NDI Airmen find cracks in the dark

Base Info
Senior Airman Kayla Hayes, 374th Maintenance Squadron nondestructive inspection technician, inspects an aircraft part during a magnetic particle test, Aug. 26, 2015, at Yokota Air Base, Japan. A magnetic particle solution is used to fill any cracks in a suspected damaged piece of equipment which well then glow under a black light to determine whether it's damaged. (U.S. Air Force photo by Airman 1st Class Delano Scott/Released)
Senior Airman Kayla Hayes, 374th Maintenance Squadron nondestructive inspection technician, inspects an aircraft part during a magnetic particle test, Aug. 26, 2015, at Yokota Air Base, Japan. A magnetic particle solution is used to fill any cracks in a suspected damaged piece of equipment which well then glow under a black light to determine whether it's damaged. (U.S. Air Force photo by Airman 1st Class Delano Scott/Released)

NDI Airmen find cracks in the dark

by: Airman 1st Class Delano Scott、374th Airlift Wing Public Affairs | .
Yokota Air Base | .
published: August 29, 2015

YOKOTA AIR BASE, Japan -- Senior Airman Kayla Hayes wipes the pipes clean, the first step in the magnetic particle inspection. Next, she showers the pipes with a magnetic particle solution. Lastly, when the pipes are charged and magnetized, she introduces a black light that reveals vivid gradients of greens and blues, checking to see if magnetic particles have attached to any potential cracks within the pipes.

The primary mission of the 374 NDI shop is to provide support to the 374th Aircraft Maintenance Squadron and the other maintenance sections to determine the serviceability of aircraft components and support equipment.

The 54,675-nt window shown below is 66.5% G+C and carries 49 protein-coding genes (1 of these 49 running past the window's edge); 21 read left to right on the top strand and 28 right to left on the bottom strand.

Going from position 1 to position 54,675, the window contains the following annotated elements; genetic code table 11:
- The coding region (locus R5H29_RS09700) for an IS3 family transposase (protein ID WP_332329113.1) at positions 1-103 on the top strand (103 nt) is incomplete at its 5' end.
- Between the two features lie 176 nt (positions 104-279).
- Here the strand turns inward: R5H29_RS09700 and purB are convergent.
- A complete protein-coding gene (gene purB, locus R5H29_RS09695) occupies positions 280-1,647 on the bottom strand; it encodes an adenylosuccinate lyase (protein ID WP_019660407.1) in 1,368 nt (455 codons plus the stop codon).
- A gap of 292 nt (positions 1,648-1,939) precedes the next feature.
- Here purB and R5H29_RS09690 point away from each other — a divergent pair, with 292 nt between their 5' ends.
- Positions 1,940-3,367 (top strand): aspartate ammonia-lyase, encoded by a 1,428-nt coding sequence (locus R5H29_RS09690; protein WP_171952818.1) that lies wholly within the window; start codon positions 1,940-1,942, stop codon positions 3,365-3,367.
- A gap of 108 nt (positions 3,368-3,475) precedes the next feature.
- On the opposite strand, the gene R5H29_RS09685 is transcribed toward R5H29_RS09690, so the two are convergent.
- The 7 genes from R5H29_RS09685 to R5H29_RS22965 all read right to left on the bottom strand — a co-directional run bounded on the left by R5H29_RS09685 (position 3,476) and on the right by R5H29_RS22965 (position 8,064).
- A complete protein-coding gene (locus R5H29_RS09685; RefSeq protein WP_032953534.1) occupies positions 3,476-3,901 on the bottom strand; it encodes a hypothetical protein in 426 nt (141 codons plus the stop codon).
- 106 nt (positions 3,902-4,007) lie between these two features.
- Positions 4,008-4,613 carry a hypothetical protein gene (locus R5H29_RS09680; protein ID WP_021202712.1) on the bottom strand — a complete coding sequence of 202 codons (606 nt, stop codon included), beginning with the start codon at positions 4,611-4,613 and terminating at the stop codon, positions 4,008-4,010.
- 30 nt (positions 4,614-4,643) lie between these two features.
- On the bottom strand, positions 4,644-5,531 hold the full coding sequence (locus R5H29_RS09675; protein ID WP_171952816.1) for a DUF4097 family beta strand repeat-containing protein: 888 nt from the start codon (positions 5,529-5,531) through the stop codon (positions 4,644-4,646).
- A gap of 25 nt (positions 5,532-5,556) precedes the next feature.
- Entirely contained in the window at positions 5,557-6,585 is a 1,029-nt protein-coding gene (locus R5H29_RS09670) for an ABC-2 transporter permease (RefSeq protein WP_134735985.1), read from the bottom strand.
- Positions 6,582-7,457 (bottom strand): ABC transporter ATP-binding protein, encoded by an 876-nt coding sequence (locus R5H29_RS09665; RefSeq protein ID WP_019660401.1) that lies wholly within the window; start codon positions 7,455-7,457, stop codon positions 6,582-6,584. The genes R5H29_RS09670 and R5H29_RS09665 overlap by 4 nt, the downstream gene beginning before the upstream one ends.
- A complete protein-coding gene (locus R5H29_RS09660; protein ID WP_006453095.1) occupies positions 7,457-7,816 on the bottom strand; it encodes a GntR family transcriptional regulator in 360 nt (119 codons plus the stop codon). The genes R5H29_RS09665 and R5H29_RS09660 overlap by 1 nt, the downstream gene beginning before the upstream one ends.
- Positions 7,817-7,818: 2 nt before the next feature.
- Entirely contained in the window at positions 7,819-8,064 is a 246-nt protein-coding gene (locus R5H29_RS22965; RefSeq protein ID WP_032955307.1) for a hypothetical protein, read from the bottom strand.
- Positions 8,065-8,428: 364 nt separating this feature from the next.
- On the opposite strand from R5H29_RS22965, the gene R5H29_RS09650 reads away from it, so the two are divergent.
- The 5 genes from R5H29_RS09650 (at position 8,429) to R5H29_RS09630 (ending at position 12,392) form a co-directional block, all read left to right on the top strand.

"Without NDI, unanticipated defects in aircraft and support parts would remain undetected, potentially leading to aircraft failure," said Staff Sgt. Eric Noah, 374 MXS NDI craftsman.

The NDI shop utilizes liquid penetrant, eddy current, magnetic particle, ultrasonic, x-ray and other minor inspection methods to inspect aircraft and support equipment. They meticulously follow written technical orders for every inspection, ensuring each test is effective.

"Our normal workload is determined by the needs of the flightline at any given moment," Noah said. "Outside of that, we perform daily process control."

Process control is a system by which aircraft and support equipment are tested on a scheduled timetable, helping to identify structural weaknesses and defects in parts before they fail.

The preventative maintenance tests ensure aircraft remain safe and reliable.
With such a large assortment of aircraft components and support equipment, NDI Airmen admitted that coming across a part they had never seen before was common occurrence.

"The most challenging part about my job is going out to an aircraft and being met with a part I've never tested before," said Senior Airman Kayla Hayes, 374 MXS NDI technician. "I overcome this by reading and then applying verbatim what the technical order for this part instructs me to do. Relying on the TO helps me get a better understanding of what the job is and also ensures that I'm doing it correctly."

Overcoming this challenge and knowing that their job directly impacts the mission is what NDI Airmen revealed as being their favorite part about their job.

"Without us, plane wouldn't fly," Noah said. "Our inspections are key in ensuring the safety of our aircraft and aircrew."

Tags: Yokota Air Base, Base Info
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